By Phil McLachlan
Sarah Pike has been opening her house to local artists for six years. Hearth, an annual art show, once again drew a large crowd and proved to be a successful event.
Since its start six years ago, it has expanded in both artists involved and popularity with the public. The original concept has remained the same, however.
“I knew I wanted to have a home sale, and have people come into the house to see art in a house setting, because that’s hopefully where it’s going to end up.”
Pike sees the art culture in Fernie as expansive and vibrant.
“There’s so many talented artists here, it’s because I know these people that we’ve brought them together. But there’s so many people I see doing amazing things; it could be a way larger sale, but I’d still try to keep it intimate.”
Leanne Stothert was one of the artists who had her work on display, and has been involved in the art show since the beginning. Painting is her forte, and figurative landscapes and animals are her passion. Integrating these two things together results in an excellent representation of the animal on canvas.
A study in graphic design eventually led to computer animation, which led to a life of painting when she moved to Fernie.
This acrylic artist recently took her passion to the next level, moving into a studio on Second Avenue in September of this year. She shares this space with her husband who also has an office in the building.
“I don’t think I’d ever imagine I would have something on Second Avenue,” she said.
First arriving in 2000, the art community was dry, with little life and minimal participation. But since then, Stothert has seen the art community grow and expand very rapidly.
“We’ve been here 16 years, and it seems like in the last five or six years it’s really blossomed. Such a variety; potters, printers, painters, glassblowers, it’s been incredible to see that.”
Stothert accredits art shows such as this as a driving force for her art. She has found that it has pushed her to do better and strive to grow as an artist.
Her studio is not currently open as much as she would like, as having a family limits her availability. In the future she hopes to be open three days a week, and she also plans to be open for two-week stints, hosting other local artists in her studio, two to three times a year. A goal for the first feature show is sometime in March of 2017.
Michael Hepher from Clawhammer runs a letterpress downtown Fernie and shares this space alongside Angela Morgan, another artist featured at this event. He was featured in this show, displaying his old-school three-dimensional printing technique.
Holly Kimola works with leather and antique lamp work, and combines both Edison bulbs and old household items to create unique, vintage style light fixtures. Her creations complemented other works of art by providing a warm, calming light source.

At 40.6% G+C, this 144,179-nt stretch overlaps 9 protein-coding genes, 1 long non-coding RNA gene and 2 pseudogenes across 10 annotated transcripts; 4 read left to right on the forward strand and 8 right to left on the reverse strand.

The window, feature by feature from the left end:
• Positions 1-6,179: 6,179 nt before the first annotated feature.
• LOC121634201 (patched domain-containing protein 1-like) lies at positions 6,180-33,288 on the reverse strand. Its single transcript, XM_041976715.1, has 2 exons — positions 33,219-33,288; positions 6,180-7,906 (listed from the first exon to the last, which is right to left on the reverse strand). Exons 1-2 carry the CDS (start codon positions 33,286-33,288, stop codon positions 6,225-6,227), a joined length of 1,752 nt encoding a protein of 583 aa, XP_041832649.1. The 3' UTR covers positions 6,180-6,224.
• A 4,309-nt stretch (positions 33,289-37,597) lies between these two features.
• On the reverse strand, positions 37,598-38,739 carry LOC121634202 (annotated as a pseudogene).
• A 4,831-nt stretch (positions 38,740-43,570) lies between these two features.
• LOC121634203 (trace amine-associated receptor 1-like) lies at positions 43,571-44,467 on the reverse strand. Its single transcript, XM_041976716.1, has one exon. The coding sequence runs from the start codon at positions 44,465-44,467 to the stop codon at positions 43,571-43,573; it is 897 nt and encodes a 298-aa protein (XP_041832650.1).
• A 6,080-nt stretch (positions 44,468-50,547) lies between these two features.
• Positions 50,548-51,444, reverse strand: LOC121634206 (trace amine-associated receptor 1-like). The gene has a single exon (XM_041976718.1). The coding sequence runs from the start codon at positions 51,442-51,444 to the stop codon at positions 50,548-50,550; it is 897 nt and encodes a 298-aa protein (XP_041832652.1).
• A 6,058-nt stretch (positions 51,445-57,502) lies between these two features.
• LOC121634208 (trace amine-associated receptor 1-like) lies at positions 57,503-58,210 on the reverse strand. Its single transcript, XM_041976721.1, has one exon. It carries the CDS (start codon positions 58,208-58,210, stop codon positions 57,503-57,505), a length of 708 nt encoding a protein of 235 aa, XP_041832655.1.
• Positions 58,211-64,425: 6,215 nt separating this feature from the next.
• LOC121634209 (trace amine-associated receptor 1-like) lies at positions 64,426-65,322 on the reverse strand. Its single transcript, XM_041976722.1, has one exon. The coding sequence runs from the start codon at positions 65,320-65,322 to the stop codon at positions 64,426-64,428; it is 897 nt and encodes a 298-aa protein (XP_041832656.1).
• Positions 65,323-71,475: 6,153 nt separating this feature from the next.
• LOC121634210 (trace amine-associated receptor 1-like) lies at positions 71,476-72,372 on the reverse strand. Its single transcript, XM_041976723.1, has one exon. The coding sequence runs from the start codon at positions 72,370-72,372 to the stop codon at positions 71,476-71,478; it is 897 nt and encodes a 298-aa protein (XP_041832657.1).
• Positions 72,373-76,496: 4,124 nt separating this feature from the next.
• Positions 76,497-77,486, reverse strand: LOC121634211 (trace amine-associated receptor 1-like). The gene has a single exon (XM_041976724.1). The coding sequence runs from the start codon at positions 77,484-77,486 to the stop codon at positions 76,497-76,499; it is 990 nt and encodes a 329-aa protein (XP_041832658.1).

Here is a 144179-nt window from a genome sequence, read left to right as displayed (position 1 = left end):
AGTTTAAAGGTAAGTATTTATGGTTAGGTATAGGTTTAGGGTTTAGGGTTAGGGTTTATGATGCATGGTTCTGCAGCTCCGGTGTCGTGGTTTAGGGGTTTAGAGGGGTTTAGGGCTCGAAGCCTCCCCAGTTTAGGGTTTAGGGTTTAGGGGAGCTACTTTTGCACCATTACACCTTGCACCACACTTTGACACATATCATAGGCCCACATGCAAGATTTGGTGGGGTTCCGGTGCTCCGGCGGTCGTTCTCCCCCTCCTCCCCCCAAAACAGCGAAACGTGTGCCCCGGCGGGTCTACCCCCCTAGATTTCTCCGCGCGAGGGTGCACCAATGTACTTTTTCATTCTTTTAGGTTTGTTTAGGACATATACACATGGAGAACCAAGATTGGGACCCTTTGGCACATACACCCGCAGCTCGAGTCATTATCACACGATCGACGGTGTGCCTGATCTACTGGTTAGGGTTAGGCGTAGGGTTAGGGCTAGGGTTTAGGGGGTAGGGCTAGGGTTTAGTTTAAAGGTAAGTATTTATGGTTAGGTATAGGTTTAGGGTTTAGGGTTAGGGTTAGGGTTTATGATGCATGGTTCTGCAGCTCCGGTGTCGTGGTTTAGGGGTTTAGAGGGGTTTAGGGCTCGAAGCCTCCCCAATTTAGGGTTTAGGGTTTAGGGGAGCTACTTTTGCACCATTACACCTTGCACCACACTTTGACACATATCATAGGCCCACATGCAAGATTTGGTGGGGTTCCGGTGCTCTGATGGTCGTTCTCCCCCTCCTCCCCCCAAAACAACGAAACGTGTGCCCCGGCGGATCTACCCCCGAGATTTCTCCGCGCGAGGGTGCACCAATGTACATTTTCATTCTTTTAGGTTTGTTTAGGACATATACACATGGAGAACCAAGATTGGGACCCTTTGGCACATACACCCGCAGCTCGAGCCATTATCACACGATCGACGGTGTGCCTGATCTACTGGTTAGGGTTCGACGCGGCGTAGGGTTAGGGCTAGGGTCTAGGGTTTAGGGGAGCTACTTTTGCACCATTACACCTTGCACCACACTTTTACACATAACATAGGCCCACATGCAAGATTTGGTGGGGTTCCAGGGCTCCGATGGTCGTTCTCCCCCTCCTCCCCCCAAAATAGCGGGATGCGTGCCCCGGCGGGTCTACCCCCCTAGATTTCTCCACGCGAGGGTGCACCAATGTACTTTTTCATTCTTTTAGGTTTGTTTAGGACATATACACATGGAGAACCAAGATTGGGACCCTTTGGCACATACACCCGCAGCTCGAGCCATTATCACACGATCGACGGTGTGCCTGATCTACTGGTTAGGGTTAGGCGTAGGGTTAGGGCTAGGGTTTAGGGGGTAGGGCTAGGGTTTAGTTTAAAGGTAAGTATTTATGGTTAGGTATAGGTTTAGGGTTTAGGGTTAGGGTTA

Janet McIntyre dove into art school and emerged as a jewelry artist, and she feeds this fiery passion alongside other local businesses in Fernie. Integrated into the community for many years, McIntyre enjoys coming to Hearth, year after year.
Katherine Russell made the journey from Elkford to participate in this event, and she was seen showing off her many pieces of blown glass art. She has been doing this for 14 years, and she sees herself as a much different artist than when she first started.
Russell loves what she does because, “It’s fast, and exciting, and sweaty and loud and dirty and a lot of fun to make. Also because it’s a part of the community, you can’t blow glass alone. You need a studio and you need a studio space where there’s multiple people. I love that camaraderie, that company, that challenge and that connection.”
Establishing herself as an artist in Elkford has been a long process, but Russell has been heavily involved in the arts council which was started only a few years ago. She has also been teaching multiple classes which have contributed to her presence.
Russell just completed an art piece for the Rocky Mountain Elementary School in Elkford. This is the largest scale project she has done, to date. It is comprised of an intricate glass panel display including a grizzly and a cougar. This will be on display this coming Monday. Russell hopes the future contains more commission work, as she finds this to not only be profitable, but extremely satisfying.
“Working with a client to find a balance between what art I make, what I really love, what they want and designing a project together. I really love doing that right now,” she said.
Last but certainly not least, Hearth host, Sarah Pike had her pottery on display, which she learned to craft through art school. Moving to Fernie, her art became a full-time deal, as the kids were old enough to go to school, leaving her to study and perfect her passion. Art is a large part of her life, and she believes it to be an integral part of a community.
“I think art and beauty is really important in culture, because there are so many other things that are so negative in our world,” said Pike. “It’s so great to bring beauty into our world.
“What I really love about this kind of thing is the sense of community,” she added. “And artists bring other people together as well, all under that same thing.”